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NASCAR youth movement helps solve sponsor, money issues

Perhaps we should be referring to William Byron as the fourth. At the age of 19, the North Carolinian has been announced by team owner Rick Hendrick as one of his drivers next year in the Monster Energy NASCAR Cup Series.

Byron becomes the fourth young driver to join one of the major teams for next season, hence William the Fourth.

It may seem as though Byron is being coronated before ever stepping into a Cup car after winning seven races in the Camping World Truck Series in his first season and three during his current rookie year in the Xfinity Series. Those are impressive stats and unprecedented, so he deserves his opportunity to move to the big leagues. (Joey Logano’s stumble when he arrived at age 18 is still a fresh memory, but Byron will be 20 by the end of this season.)

For all his talent, Byron is part of the broader movement toward younger drivers by the front-line teams. Hendrick previously signed 24-year-old Alex Bowman to replace Dale Earnhardt, Jr.; Team Penske has called in its option on the services of 23-year-old Ryan Blaney; and Joe Gibbs Racing has done likewise with Erik Jones, who is 21.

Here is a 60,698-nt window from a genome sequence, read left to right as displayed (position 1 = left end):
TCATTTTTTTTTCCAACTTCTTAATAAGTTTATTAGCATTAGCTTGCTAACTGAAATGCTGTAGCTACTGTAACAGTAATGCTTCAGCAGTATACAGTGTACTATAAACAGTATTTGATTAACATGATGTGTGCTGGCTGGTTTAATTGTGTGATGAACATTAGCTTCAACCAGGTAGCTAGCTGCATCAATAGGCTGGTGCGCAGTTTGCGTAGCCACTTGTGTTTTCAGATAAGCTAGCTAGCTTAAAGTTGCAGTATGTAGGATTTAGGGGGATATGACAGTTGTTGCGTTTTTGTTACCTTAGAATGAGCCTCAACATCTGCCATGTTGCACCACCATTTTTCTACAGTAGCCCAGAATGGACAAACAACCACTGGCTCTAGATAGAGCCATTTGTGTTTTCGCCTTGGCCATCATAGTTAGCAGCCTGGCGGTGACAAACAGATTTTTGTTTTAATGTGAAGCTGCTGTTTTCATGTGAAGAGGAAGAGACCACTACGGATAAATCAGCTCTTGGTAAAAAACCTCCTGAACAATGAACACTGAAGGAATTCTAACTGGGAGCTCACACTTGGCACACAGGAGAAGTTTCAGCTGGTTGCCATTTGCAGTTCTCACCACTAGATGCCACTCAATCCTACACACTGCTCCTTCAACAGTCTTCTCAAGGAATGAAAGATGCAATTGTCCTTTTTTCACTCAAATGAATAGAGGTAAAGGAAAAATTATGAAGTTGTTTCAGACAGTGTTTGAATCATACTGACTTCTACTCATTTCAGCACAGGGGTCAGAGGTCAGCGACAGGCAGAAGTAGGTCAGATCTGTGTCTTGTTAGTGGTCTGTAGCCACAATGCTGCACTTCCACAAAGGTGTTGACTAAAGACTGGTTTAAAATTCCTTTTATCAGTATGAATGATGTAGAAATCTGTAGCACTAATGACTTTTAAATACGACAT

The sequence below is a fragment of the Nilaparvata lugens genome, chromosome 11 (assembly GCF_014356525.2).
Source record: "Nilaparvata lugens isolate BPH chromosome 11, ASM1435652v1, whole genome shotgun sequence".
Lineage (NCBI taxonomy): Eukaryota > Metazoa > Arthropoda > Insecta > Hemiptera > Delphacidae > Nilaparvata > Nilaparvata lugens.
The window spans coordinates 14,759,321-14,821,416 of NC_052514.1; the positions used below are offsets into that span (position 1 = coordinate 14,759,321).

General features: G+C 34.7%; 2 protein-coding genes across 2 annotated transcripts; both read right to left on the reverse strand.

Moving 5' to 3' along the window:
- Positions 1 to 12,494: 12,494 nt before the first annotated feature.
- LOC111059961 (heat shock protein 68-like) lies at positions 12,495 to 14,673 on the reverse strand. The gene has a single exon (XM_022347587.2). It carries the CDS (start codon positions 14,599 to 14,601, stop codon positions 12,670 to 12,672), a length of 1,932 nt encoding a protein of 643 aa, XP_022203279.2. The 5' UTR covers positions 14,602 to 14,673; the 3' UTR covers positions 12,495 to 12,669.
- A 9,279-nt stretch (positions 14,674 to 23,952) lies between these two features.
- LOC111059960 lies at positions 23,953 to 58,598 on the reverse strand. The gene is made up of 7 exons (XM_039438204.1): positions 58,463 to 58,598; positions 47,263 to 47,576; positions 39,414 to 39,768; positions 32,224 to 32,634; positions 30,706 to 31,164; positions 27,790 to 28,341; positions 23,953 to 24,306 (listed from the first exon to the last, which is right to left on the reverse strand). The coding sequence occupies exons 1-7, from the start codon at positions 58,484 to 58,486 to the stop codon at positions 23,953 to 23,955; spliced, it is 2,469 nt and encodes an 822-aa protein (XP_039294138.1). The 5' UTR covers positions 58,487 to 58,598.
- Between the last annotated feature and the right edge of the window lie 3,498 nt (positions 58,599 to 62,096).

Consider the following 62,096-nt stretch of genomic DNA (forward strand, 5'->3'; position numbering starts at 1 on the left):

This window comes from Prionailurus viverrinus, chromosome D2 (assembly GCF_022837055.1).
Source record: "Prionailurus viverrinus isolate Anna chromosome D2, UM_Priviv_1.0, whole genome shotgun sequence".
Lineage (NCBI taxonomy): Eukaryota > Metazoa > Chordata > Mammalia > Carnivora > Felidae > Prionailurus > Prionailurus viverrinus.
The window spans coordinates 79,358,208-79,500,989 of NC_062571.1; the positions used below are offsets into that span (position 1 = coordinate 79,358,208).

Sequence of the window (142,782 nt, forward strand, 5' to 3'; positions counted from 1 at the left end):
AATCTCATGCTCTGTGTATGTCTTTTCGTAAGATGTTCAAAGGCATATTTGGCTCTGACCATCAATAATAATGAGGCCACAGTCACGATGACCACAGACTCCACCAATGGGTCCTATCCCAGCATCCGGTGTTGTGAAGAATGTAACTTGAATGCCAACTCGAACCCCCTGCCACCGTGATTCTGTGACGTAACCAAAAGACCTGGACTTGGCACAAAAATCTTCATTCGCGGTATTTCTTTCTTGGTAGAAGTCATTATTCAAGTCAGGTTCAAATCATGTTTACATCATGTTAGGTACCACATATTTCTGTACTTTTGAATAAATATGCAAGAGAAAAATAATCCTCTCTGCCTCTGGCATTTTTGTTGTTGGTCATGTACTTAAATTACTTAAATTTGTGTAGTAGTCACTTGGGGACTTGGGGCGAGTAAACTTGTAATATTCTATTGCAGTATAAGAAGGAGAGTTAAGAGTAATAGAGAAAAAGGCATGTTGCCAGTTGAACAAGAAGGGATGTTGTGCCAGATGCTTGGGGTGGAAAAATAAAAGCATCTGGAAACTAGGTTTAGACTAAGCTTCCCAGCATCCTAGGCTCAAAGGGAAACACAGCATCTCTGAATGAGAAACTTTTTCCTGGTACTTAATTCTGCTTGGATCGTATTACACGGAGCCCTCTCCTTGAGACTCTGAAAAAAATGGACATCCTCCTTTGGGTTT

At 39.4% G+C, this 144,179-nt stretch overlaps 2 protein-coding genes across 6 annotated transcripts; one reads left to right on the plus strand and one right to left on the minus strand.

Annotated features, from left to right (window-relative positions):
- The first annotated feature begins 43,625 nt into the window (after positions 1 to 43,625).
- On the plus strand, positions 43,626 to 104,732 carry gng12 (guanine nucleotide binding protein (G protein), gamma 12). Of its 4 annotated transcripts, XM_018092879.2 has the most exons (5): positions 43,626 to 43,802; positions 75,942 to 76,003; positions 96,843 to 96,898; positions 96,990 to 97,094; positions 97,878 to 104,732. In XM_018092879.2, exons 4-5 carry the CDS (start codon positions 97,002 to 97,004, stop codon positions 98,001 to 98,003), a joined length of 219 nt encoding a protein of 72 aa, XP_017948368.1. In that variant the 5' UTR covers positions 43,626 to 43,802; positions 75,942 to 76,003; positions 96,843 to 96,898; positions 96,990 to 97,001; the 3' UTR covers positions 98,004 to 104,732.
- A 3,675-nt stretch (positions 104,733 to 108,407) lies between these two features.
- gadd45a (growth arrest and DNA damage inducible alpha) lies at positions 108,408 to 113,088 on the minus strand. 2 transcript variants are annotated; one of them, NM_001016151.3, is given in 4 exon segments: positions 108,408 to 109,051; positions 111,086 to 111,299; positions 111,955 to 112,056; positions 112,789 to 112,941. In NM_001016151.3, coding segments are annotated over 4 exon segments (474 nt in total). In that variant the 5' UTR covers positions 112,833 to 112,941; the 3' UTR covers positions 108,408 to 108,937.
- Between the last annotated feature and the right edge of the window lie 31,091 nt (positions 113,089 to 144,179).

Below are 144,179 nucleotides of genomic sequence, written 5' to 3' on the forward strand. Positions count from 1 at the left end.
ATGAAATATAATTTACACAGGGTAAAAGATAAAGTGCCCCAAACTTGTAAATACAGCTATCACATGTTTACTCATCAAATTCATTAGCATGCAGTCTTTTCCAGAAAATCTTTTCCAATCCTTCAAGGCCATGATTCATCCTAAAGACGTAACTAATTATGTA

Byron presents himself as confident, but not cocky. Don’t expect motor racing’s version of Bryce Harper.

“It’s definitely surprising,” Byron said of his rapid success. “I didn’t expect it out of myself. I feel like I’ve put the work into it and I’m learning on the job. That’s been the biggest thing for me, to learn from the best people I can have around me.”

The switch to younger drivers is inevitable, but particularly timely when it comes to the current sponsorship landscape. Teams are receiving less money from sponsors as a result of external and internal influences. In the current market, sponsors have a multitude of choices in various racing venues and other sports. And, when they look at NASCAR, they see a series where TV ratings and attendance have declined.

For team owners, the sponsor numbers, when it comes to how many millions are paid, look better with a younger driver in the seat. The younger drivers are inclined to accept more old-fashioned deals, like a percentage of the purse, and forgo the recent trend of retainers priced well into seven figures.